Art and Trauma
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Art and Trauma

Art stands as one of society’s most determined efforts to understand itself. Whether we examine Francisco Goya’s masterpiece “The Disasters of War” from the early 19th century or Otto Dix’s “Der Krieg” (The War), — which he created on the 10th anniversary of World War I to remind the public of the violence and tragedy of war — art has been employed as a means to protest war. Art has also provided the means to commemorate war, to reshape its memory for national purposes, to bear witness to its destruction, and to imbue war trauma with new meaning. As the world commemorates the centennial of the Great War, we will discuss the ways in which art has played a crucial role in documenting the wars of the 20th century and has also provided the means for veterans of our 21st century wars to discover pathways to healing.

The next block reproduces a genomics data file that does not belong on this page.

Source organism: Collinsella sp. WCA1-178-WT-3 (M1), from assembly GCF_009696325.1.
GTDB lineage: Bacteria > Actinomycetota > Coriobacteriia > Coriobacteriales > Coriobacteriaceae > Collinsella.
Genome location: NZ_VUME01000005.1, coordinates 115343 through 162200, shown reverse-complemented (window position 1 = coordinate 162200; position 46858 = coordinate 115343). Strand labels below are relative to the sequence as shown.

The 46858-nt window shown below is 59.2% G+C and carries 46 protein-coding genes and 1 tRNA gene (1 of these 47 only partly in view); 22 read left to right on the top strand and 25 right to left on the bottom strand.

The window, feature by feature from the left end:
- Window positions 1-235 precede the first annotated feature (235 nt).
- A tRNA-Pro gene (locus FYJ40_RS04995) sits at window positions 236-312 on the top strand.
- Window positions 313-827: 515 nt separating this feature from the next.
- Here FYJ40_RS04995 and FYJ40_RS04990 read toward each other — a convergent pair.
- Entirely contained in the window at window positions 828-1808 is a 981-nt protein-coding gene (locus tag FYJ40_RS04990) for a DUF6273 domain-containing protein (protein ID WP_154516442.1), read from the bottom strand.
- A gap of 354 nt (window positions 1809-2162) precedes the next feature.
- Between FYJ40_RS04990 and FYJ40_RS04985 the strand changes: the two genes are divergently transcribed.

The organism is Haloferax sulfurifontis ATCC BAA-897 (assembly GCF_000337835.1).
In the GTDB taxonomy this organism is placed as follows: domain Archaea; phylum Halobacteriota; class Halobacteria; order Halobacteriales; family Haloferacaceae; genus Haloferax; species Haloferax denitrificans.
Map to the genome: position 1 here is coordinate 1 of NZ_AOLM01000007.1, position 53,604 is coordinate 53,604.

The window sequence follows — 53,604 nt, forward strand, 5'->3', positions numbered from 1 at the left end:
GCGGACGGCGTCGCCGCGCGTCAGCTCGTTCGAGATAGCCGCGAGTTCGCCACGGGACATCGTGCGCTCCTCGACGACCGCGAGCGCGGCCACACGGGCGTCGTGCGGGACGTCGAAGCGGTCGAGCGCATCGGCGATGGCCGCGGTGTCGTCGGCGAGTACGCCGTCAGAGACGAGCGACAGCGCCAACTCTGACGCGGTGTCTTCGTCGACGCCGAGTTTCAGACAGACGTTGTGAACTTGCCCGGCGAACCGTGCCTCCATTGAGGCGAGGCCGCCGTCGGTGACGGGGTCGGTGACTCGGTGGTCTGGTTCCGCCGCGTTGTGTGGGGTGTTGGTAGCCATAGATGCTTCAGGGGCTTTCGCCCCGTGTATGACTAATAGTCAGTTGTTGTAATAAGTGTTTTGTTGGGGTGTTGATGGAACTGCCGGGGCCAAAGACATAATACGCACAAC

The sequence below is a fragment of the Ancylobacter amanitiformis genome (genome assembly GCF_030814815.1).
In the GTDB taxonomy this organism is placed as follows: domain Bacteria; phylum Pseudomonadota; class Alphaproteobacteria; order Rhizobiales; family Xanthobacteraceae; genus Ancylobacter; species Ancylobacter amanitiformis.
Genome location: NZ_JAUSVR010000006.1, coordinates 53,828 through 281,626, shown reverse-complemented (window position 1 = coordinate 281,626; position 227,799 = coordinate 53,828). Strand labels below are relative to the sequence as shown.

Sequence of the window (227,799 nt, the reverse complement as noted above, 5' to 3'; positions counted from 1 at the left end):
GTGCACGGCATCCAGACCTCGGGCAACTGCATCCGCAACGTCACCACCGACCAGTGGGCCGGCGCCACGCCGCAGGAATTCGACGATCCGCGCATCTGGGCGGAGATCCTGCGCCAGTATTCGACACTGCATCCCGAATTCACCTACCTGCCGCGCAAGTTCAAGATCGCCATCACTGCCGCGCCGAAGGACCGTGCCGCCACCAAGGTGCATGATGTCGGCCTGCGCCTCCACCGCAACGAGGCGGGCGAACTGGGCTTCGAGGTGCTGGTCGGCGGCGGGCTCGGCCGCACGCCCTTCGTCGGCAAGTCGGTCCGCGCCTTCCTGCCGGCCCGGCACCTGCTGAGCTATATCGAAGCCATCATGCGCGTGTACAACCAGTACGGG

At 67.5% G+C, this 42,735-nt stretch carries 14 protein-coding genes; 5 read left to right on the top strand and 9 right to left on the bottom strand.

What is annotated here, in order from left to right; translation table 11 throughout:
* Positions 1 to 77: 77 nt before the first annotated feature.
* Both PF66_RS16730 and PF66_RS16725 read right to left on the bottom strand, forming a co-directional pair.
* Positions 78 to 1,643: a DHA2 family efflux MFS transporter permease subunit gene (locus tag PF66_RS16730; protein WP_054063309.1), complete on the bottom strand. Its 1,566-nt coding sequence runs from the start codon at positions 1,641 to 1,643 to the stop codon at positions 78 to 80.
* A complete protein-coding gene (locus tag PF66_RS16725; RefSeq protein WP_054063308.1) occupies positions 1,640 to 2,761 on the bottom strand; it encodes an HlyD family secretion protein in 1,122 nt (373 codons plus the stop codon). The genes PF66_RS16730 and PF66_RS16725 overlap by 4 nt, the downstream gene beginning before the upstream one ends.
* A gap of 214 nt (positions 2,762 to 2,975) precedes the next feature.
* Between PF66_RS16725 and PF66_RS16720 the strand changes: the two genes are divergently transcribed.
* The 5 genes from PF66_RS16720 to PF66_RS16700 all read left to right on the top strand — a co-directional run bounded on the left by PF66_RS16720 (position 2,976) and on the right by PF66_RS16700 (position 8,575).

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Irene Guenther teaches modern European and American history for the Honors College. She received her Ph.D. in history (with a specialization in modern European/modern German history and American cultural history) from the University of Texas in 2001. She is the recipient of a University of Houston Research Grant, as well as a German government research grant, the Way-Klingler Scholar Award at Marquette University, and several teaching excellence awards.

Guenther has written extensively on the fashion industry in pre-World War II Berlin and the fate of German Jewish designers; the politics of fashion and uniforms in Nazi Germany and fascist Italy; European cultural refugees during WWII; and modern German art and its demise during the Nazi cultural purges. Guenther is also the co-curator of the successful centennial World War I exhibition, Postcards from the Trenches: Germans and Americans Visualize the Great War, which focuses on the art soldiers made in the trenches. The exhibition premiered in Washington, D.C., and traveled to The Printing Museum in Houston and Germany.